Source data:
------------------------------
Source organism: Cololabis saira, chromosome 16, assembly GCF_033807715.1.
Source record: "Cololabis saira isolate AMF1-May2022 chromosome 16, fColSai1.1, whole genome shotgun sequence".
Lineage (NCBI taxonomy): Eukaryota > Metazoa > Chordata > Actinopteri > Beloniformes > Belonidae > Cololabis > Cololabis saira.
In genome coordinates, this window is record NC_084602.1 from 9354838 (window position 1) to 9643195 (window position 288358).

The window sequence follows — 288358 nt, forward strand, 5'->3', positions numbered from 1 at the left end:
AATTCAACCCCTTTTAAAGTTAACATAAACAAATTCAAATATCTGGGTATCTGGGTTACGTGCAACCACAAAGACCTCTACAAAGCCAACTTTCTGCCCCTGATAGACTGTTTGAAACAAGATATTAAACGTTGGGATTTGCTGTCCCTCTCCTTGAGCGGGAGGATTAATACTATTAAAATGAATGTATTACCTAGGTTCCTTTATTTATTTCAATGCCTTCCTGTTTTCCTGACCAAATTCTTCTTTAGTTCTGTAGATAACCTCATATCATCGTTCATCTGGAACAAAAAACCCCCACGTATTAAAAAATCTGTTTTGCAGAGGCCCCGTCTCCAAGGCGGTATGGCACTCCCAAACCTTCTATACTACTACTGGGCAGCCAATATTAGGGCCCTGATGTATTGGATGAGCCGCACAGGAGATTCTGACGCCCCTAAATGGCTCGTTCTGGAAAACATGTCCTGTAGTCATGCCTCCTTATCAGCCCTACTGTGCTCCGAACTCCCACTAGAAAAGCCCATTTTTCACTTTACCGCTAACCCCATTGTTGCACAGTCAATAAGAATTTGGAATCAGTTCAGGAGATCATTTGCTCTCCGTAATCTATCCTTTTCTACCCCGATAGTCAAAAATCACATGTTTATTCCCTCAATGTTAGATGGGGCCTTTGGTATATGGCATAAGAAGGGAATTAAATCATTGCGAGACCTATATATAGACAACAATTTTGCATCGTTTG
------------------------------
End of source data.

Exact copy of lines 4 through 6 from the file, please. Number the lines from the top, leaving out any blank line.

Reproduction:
In genome coordinates, this window is record NC_084602.1 from 9354838 (window position 1) to 9643195 (window position 288358).

The window sequence follows — 288358 nt, forward strand, 5'->3', positions numbered from 1 at the left end:
AATTCAACCCCTTTTAAAGTTAACATAAACAAATTCAAATATCTGGGTATCTGGGTTACGTGCAACCACAAAGACCTCTACAAAGCCAACTTTCTGCCCCTGATAGACTGTTTGAAACAAGATATTAAACGTTGGGATTTGCTGTCCCTCTCCTTGAGCGGGAGGATTAATACTATTAAAATGAATGTATTACCTAGGTTCCTTTATTTATTTCAATGCCTTCCTGTTTTCCTGACCAAATTCTTCTTTAGTTCTGTAGATAACCTCATATCATCGTTCATCTGGAACAAAAAACCCCCACGTATTAAAAAATCTGTTTTGCAGAGGCCCCGTCTCCAAGGCGGTATGGCACTCCCAAACCTTCTATACTACTACTGGGCAGCCAATATTAGGGCCCTGATGTATTGGATGAGCCGCACAGGAGATTCTGACGCCCCTAAATGGCTCGTTCTGGAAAACATGTCCTGTAGTCATGCCTCCTTATCAGCCCTACTGTGCTCCGAACTCCCACTAGAAAAGCCCATTTTTCACTTTACCGCTAACCCCATTGTTGCACAGTCAATAAGAATTTGGAATCAGTTCAGGAGATCATTTGCTCTCCGTAATCTATCCTTTTCTACCCCGATAGTCAAAAATCACATGTTTATTCCCTCAATGTTAGATGGGGCCTTTGGTATATGGCATAAGAAGGGAATTAAATCATTGCGAGACCTATATATAGACAACAATTTTGCATCGTTTG